The Butterfly Story

This article originally appeared on LinkedIn

My sister’s wedding day was the best day of my life.

Almost two years ago, on one of those perfect summer nights in Chicago, I waited patiently at Cindy’s Rooftop Bar, a swanky cocktail bar known for its spectacular views of the city, for my newly engaged sister and soon-to-be brother-in-law with a group of our closest friends to celebrate their proposal. 

I was ecstatic. They are the perfect couple. Equally as kind, smart, and adventurous as they are beautiful.

My sister, Angelique, and I are best friends. We’ve spent our adult lives drawing the blueprints for our future home that connects via a big hallway so that we can hang out every day, sharing a backyard, clothes and parenting responsibilities – we have the whole thing planned out.

A month after our rooftop celebration, Angelique and Michael already had their big, beautiful Greek wedding date set for the following September in Salt Lake City.

Naturally, I was to be the maid-of-honor. And I was to be the BEST maid-of-honor that’s ever lived and that included giving a small but mighty speech.

I had recently proclaimed to myself and my colleagues that I would like to join the Habits at Work facilitation team. This wedding would be the perfect opportunity to practice my speaking skills and kick-off my new endeavor. The timing was perfect, but honestly, I was terrified about making a mess of it all. 

Things got worse when I asked Ang and Michael, “Twenty years from now, when your guests look back on your wedding, what’s the one word you hope they use to describe it?

They said, “Memorable.” 

Oh boy, those were my marching orders, and I suddenly felt the pressure to make sure that my little speech was the most memorable part of the whole wedding.

As I prepared, I asked myself, “How can I make this memorable?”

Easy – I would tell a story.

Have you ever been in a loud public place and somehow you’re able to recognize the faint song playing in the background?

It’s because music has structure.

Stories are to facts and figures as music is to sound.

Just like music, stories have structure. Stories stand out (and are memorable) because of their structure and the emotion they evoke.

To paraphrase Maya Angelou, “People will forget what you said, they’ll forget what you did, but they’ll never forget the way you made them feel.”

When the big day finally arrived, Ang and Michael walked down the staircase in the beautiful Natural History Museum in Salt Lake City, and I introduced them for the first time as man and wife.

I welcomed our 250 guests and thanked them for coming from near and far to be here with us.

A classic and traditional opening to the evening.

What I did next was anything but traditional.

Instead of listing all the ways in which Angelique and Michael are such incredible individuals and perfect for each other (the facts), I decided to tell a story about a radiant white and gold butterfly (my sister) and the deliberate and thoughtful tortoise that captured her heart (check it out).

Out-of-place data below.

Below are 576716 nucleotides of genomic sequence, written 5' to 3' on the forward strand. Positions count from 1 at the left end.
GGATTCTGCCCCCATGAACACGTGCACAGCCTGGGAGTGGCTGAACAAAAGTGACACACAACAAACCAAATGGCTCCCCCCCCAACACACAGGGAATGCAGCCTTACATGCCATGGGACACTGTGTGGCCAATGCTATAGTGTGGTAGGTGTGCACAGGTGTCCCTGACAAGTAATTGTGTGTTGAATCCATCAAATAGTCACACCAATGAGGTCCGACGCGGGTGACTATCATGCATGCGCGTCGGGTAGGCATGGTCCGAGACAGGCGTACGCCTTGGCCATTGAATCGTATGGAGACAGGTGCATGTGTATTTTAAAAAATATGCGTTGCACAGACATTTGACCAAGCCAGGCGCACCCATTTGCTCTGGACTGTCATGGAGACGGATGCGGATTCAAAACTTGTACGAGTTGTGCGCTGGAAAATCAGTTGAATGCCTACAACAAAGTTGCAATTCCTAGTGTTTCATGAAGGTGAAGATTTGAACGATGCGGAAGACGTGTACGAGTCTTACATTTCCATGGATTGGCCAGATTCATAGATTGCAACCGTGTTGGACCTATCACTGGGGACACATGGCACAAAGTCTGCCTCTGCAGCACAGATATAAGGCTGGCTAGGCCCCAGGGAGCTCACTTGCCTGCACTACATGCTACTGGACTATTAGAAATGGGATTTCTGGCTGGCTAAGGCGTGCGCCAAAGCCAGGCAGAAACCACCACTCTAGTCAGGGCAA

Telling this story was a risk. I wasn’t sure if the guests would make the connections, get the jokes. I was afraid my story would be the worst kind of memorable.

To my great joy and surprise, it was an absolute hit. The guests were laughing, crying, cheering. It is one of the best memories of my life.

As soon as I finished my story, I made my way toward the bar. I was approached by a woman I’d never met. She told me how much she enjoyed the story; how unique and different it was compared to most wedding speeches. A few minutes later, her husband joined the conversation and asked me what I did for a living. 

I said, “I help leaders and salespeople practice the 12-habits that make them masters of conversations.”

He told me that if I helped salespeople tell stories like the one I just told, he would love to speak with me about his business.

I said, “Of course! We’ll connect after the wedding!” My inner salesperson was beaming with pride.

And then something amazing happened….he shook my hand and said, “My name is Ted Mathis. I’m the CEO of New York Life Insurance.”

For those of you that don’t know, New York Life is one of the largest mutual life insurers in the world, a Fortune 500 company, and @Andrew Sykes has been trying to get a meeting with Ted Mathis for 20 years 😆!

The Butterfly Story (which it’s now come to be known) became a symbol of the wedding. There are few pictures on social media that don’t include the butterfly emoji in the caption or comments. Multiple guests have since reached out asking for a copy of the speech. I met a friend of a friend a few months after the wedding who raved about the speech that she never actually heard, but had heard about.

My sister’s wedding day was the best day of my life because I did my small part to make sure the day was everything Ang and Michael wanted. 

And, let me be clear, it was a small part in proportion to the amount of planning, skill, the expertise of the many people that created and delivered that grandiose day. 

I’m not a caterer, a wedding planner, a baker, or a designer, but I know how to tell a story. And people remember stories. 

Getting a meeting with New York Life was the cherry on top! But I can guarantee one thing, Ted Mathis would never have taken a meeting if I didn’t do something different–if my story didn’t stand out that day. 

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Tia Pappas

Head of Sales

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